A large percentage of St Johns County residents live in “gated communities” or condominiums; where common elements are maintained and the administration of the responsibilities between the owners, individually, and the community, as a whole, are managed by a state-licensed professional known as a “Community Association Manager”, or CAM.
In the spirit of full disclosure; let me say that, almost eight years ago, on January 27, 2006, I qualified, completed the required training, and sat for my state examination to become a licensed Community Association Manager in Florida. Until my last renewal date, I returned, every year, to complete the continuing education requirements needed to keep my license current and active. My license number is CAM28587.
I’ve lived in two such communities in St Johns County; Sawgrass Country Club in Ponte Vedra Beach, and Las Palmas on the Intracoastal — a 328-unit gated community inside the City of St Augustine, where I was elected President of the condominium association for two terms.
My interest was piqued as I read about a decision, currently pending before the Florida Supreme Court at the behest of the Florida Bar, which to me, looks like nothing more than a case of lawyers taking care of lawyers.
If the Court decides in favor of The Florida Bar, it will do nothing to protect the homeowner — and everything to ensure that more lawyers will be needed to administer the day-to-day affairs of these communities — at a higher cost. Their argument is based largely on the same old horse that lawyers drag out and beat whenever they figure there is a buck to be made.
The “Unlicensed Practice of Law” is serious — as is unlicensed practice of medicine, public accounting, private investigation, or any of the other “regulated professions” in Florida. Lawyers just seem to think that performance of quasi-judicial activities, taken in the ordinary course of business, is somehow a little MORE serious; even if taken under the supervision and guidance of subject-matter experts who have been trained and licensed to undertake them.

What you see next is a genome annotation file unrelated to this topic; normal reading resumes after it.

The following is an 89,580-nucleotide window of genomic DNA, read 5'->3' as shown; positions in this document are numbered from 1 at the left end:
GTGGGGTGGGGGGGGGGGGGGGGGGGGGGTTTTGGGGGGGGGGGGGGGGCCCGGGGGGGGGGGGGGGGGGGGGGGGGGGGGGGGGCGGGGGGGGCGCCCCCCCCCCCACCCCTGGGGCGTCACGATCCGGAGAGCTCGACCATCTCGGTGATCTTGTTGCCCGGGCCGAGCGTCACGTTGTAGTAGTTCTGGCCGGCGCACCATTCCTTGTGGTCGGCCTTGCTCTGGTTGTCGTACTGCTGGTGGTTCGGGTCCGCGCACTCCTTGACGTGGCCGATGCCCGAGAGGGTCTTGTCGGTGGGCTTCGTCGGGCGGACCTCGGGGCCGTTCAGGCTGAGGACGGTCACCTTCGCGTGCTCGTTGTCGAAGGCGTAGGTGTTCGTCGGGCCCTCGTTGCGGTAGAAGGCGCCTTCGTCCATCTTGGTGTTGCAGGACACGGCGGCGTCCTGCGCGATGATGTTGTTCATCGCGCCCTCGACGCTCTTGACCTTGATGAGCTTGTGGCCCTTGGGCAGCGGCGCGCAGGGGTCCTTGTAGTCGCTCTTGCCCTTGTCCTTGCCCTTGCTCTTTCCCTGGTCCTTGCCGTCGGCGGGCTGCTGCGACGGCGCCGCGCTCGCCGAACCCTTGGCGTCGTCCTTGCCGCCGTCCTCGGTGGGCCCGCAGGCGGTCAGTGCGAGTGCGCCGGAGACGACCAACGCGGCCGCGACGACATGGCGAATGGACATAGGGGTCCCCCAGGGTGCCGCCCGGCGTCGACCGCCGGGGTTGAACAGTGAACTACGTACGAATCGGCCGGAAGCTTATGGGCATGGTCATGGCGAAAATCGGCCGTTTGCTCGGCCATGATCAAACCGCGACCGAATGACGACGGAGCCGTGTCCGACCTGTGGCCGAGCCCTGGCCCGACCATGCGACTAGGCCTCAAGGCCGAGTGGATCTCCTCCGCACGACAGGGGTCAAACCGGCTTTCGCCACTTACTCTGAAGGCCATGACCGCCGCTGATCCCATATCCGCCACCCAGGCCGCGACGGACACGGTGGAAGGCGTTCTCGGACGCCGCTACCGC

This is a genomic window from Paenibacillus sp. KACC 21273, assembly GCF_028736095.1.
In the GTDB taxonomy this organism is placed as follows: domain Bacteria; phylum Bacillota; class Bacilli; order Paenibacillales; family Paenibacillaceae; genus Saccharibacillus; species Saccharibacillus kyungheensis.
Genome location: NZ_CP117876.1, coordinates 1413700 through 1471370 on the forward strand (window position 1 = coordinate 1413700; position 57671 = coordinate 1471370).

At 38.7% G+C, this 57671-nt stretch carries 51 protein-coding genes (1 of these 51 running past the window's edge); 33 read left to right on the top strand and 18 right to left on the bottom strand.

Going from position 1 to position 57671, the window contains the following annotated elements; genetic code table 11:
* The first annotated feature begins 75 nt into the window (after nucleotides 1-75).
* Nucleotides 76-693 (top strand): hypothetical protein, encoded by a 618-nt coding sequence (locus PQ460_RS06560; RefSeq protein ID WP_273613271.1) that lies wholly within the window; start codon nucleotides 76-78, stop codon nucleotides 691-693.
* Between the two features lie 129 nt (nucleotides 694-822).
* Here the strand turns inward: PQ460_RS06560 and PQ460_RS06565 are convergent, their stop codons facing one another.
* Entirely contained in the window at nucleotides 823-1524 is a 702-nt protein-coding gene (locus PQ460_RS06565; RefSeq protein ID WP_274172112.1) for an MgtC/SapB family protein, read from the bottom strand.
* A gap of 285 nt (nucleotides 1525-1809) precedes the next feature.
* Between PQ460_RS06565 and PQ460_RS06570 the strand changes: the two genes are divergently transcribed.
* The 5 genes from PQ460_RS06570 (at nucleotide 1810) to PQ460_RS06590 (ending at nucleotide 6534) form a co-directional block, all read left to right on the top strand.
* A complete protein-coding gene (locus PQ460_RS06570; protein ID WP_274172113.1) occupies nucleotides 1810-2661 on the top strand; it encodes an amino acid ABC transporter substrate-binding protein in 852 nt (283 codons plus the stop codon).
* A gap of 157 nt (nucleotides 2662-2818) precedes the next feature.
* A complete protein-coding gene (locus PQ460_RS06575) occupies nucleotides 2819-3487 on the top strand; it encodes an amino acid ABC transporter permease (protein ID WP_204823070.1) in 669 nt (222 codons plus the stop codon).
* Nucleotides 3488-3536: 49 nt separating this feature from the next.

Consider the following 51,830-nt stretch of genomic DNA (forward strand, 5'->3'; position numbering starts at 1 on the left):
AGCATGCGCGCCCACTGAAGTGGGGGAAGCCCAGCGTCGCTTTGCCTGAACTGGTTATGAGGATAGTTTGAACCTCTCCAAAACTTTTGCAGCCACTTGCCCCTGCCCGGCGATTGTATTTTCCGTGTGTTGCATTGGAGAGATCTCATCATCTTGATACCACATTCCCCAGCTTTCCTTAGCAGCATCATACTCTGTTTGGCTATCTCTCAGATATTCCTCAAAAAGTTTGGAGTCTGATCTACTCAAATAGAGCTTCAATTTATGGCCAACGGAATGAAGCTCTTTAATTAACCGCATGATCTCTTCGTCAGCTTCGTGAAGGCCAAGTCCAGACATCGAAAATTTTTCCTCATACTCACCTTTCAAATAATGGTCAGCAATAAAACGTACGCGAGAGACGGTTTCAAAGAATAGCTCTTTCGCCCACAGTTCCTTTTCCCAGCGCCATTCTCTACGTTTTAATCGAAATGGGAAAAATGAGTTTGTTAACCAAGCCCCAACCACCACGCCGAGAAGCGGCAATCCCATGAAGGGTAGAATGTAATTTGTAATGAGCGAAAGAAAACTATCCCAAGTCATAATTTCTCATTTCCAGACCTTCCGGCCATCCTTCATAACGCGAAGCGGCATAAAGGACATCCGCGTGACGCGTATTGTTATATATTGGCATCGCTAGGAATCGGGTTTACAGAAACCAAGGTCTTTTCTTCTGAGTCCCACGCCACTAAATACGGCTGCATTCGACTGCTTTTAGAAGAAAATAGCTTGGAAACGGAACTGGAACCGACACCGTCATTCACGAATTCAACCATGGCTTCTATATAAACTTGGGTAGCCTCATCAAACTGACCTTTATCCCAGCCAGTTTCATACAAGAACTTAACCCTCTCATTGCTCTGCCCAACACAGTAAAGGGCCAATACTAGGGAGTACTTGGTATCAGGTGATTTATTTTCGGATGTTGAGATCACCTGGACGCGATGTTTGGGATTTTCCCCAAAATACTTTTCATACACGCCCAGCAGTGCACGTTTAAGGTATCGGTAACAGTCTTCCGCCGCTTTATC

The fact is that there are more than 18,500 individual community association managers in the state. The work they do for their associations includes preparing budgets, hiring maintenance workers, and preparing contracts and other legal papers.
The Standing Committee on the Unlicensed Practice of Law issued an opinion to the Real Property, Probate and Trust Law Section of The Florida Bar in May; declaring any activity requiring an interpretation of statute, legal analysis or description of real property, to be the unlicensed practice of law if conducted by someone who is not a lawyer. The opinion was submitted to the Florida Supreme Court for approval and is pending a decision.
If approved as written, in addition to hiring a lawyer for legal matters, all associations will need to hire a lawyer to prepare form documents like a “certificate of assessment”, or to draft amendments to the bylaws, or to determine how many votes are needed to establish a quorum, or pass a motion, or to prepare vendor contracts or construction liens.
The Florida Bar says that they are relying on a 1996 opinion, in this latest skirmish, that licensed Community Association Managers will perform “ministerial” duties for homeowner associations — but will not provide legal counsel; including the interpretations of statutes.
On the other side, the state licensing board wrote a letter to The Florida Bar last year expressing concern that if more of the activities, currently performed by Community Associations Managers, are to be considered “unlicensed practice of law”, it would make their regulation confusing.
Just what we need — more lawyers; as if managing the tempers of non-profit homeowners associations, and their volunteer boards of directors, weren’t contentious enough.